Three Tips for a Great ADR Session from Grad Judah Getz
Published on Oct 24, 2013 by Amy Cassell
ADR stands for Automated Dialogue Replacement, and an ADR Mixer's main responsibility is to make sure that all of the dialogue in a film or TV show is accurately placed – and of the highest quality possible.
"Adding in different dialogue is the new norm [for ADR mixing]," says Full Sail 2006 Recording Arts grad Judah Getz, who's credited as an ADR mixer on dozens of projects, including Anchorman 2: The Legend Continues, "Dexter," and "American Horror Story." "For whatever reason, when the editors cut scenes together in post, sometimes they don't work, and actors need to replace words [after production has ended] or fill holes that provide motivation to move the story to the next scene."
If you're interested in a career in ADR mixing, or you're already doing some of your own dialogue re-recording, check out these tips from Judah.
Be Prepared. Judah's says to be sure you know the room you're working in and the workflow signal inside and out. "ADR is one of those things where not everybody likes to do it the same way – some want to hear themselves in their headphones, some don't, etc." says Judah. "Being able to quickly route those things to the appropriate places and make changes without taking up any extra time is important." The more prepared you are, the more comfortable everyone else will be.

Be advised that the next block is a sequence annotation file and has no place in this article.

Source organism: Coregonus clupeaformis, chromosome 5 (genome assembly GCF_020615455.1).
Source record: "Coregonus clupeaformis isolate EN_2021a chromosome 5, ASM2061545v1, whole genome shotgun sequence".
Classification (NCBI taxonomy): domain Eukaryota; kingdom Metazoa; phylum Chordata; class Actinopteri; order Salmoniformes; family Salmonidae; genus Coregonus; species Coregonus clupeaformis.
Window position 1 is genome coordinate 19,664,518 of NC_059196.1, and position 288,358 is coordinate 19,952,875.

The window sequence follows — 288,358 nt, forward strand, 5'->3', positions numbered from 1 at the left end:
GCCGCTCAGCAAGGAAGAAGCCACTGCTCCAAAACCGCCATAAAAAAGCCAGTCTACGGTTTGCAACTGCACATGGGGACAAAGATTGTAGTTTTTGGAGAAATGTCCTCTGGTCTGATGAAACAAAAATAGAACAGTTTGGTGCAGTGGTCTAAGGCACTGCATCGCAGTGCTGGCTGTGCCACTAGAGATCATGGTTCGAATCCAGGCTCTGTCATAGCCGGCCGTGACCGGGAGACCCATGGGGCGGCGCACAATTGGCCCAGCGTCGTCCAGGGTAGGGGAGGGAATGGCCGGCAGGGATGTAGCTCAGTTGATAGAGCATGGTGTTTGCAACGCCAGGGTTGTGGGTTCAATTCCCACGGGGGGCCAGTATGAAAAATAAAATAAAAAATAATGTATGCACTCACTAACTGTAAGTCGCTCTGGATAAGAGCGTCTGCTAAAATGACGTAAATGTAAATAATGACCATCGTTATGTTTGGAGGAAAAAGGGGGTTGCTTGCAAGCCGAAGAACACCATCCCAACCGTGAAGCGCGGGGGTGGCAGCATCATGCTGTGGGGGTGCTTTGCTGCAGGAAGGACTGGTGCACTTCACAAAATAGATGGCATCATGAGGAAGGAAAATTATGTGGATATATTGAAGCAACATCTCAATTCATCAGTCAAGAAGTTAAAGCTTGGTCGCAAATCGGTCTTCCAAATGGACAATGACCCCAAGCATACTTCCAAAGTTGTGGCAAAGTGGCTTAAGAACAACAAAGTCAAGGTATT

Know when to speak up … and when not to. It's important to remember what your role is during an ADR session, says Judah. "If there's a technical issue, if the actor is jumping and making noise with their feet while talking, and it's something you can fix technically, then that's okay," he says. But when it comes to making performance or directorial notes, that's not an ADR mixer's place. There are already so many cooks in the kitchen during these sessions, ADR mixers don't need to be directors too.
Stay professional. One big thing, says Judah, is don't assume every actor wants to work the same way. Each session needs to be taken on a case-by-case basis. Also, keep your personal preferences at bay: "If you're working on a movie that you don't like, you can't let that affect what you're saying to producers," says Judah. "You can't let that drag down your enthusiasm level for the job."
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